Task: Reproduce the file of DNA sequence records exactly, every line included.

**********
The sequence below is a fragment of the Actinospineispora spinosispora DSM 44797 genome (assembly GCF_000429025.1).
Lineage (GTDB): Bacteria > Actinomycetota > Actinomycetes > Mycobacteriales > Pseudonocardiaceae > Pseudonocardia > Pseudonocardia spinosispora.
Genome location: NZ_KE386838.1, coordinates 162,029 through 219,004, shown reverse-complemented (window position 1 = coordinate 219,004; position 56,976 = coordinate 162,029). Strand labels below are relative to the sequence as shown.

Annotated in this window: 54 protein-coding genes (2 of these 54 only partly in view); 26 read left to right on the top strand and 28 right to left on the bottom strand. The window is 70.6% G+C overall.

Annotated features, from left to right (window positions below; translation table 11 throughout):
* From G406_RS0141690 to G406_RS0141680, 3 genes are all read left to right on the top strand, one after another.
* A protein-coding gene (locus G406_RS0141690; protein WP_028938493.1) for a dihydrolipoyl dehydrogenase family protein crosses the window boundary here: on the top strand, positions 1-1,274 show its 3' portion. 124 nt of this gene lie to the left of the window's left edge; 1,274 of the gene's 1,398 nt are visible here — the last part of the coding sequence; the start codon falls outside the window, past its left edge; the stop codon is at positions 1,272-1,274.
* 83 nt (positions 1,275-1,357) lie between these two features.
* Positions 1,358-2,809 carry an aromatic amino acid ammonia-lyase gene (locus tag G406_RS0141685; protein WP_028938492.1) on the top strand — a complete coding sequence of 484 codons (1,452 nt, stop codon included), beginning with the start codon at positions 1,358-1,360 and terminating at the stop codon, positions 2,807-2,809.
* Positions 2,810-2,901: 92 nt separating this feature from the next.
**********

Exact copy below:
The sequence below is a fragment of the Actinospineispora spinosispora DSM 44797 genome (assembly GCF_000429025.1).
Lineage (GTDB): Bacteria > Actinomycetota > Actinomycetes > Mycobacteriales > Pseudonocardiaceae > Pseudonocardia > Pseudonocardia spinosispora.
Genome location: NZ_KE386838.1, coordinates 162,029 through 219,004, shown reverse-complemented (window position 1 = coordinate 219,004; position 56,976 = coordinate 162,029). Strand labels below are relative to the sequence as shown.

Annotated in this window: 54 protein-coding genes (2 of these 54 only partly in view); 26 read left to right on the top strand and 28 right to left on the bottom strand. The window is 70.6% G+C overall.

Annotated features, from left to right (window positions below; translation table 11 throughout):
* From G406_RS0141690 to G406_RS0141680, 3 genes are all read left to right on the top strand, one after another.
* A protein-coding gene (locus G406_RS0141690; protein WP_028938493.1) for a dihydrolipoyl dehydrogenase family protein crosses the window boundary here: on the top strand, positions 1-1,274 show its 3' portion. 124 nt of this gene lie to the left of the window's left edge; 1,274 of the gene's 1,398 nt are visible here — the last part of the coding sequence; the start codon falls outside the window, past its left edge; the stop codon is at positions 1,272-1,274.
* 83 nt (positions 1,275-1,357) lie between these two features.
* Positions 1,358-2,809 carry an aromatic amino acid ammonia-lyase gene (locus tag G406_RS0141685; protein WP_028938492.1) on the top strand — a complete coding sequence of 484 codons (1,452 nt, stop codon included), beginning with the start codon at positions 1,358-1,360 and terminating at the stop codon, positions 2,807-2,809.
* Positions 2,810-2,901: 92 nt separating this feature from the next.